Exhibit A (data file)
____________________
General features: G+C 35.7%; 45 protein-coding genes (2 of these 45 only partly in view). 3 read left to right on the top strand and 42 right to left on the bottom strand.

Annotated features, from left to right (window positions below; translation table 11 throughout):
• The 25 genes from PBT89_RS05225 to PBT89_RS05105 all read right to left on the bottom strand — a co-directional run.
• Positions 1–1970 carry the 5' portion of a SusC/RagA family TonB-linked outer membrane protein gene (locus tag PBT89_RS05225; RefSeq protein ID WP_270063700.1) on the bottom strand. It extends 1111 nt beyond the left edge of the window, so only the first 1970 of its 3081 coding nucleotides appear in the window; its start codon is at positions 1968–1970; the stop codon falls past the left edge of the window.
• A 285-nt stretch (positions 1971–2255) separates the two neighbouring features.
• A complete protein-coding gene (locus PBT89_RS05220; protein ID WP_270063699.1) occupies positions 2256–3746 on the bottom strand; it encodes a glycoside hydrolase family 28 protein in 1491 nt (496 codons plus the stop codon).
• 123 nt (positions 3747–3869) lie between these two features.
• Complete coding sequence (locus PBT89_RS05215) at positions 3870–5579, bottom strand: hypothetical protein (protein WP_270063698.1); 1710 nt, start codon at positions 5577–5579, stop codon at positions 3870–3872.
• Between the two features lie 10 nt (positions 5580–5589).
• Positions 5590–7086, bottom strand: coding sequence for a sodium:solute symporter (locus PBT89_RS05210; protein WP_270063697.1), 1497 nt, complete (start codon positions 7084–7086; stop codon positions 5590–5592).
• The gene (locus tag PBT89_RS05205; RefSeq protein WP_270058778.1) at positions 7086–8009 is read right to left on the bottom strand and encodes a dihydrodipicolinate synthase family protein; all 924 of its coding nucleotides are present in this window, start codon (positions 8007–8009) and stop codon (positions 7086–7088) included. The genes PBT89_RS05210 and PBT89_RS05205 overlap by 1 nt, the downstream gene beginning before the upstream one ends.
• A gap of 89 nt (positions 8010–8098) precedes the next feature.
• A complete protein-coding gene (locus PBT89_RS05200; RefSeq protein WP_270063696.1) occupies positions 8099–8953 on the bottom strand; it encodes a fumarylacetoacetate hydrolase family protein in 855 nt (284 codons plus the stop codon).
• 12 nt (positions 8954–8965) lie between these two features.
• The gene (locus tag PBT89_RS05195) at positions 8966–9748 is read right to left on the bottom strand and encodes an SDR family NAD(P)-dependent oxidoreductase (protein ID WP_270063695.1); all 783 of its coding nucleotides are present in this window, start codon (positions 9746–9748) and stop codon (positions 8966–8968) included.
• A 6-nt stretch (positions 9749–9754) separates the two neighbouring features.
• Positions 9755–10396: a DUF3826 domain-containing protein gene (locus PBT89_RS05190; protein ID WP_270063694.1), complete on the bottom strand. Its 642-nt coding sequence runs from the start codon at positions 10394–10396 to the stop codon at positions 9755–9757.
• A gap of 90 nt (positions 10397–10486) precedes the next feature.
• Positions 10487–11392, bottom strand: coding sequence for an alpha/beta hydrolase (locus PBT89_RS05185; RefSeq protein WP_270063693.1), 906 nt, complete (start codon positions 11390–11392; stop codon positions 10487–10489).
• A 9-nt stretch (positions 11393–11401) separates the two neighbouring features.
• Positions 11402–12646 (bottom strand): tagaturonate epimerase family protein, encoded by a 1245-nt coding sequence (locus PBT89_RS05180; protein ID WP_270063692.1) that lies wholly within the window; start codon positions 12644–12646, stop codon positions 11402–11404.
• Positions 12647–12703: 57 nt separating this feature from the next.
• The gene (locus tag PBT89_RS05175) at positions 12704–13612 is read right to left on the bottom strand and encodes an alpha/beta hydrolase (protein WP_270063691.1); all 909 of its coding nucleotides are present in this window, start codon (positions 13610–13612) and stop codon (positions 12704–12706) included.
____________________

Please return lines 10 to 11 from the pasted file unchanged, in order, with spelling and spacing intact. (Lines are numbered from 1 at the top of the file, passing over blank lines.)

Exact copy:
• Positions 5590–7086, bottom strand: coding sequence for a sodium:solute symporter (locus PBT89_RS05210; protein WP_270063697.1), 1497 nt, complete (start codon positions 7084–7086; stop codon positions 5590–5592).
• The gene (locus tag PBT89_RS05205; RefSeq protein WP_270058778.1) at positions 7086–8009 is read right to left on the bottom strand and encodes a dihydrodipicolinate synthase family protein; all 924 of its coding nucleotides are present in this window, start codon (positions 8007–8009) and stop codon (positions 7086–7088) included. The genes PBT89_RS05210 and PBT89_RS05205 overlap by 1 nt, the downstream gene beginning before the upstream one ends.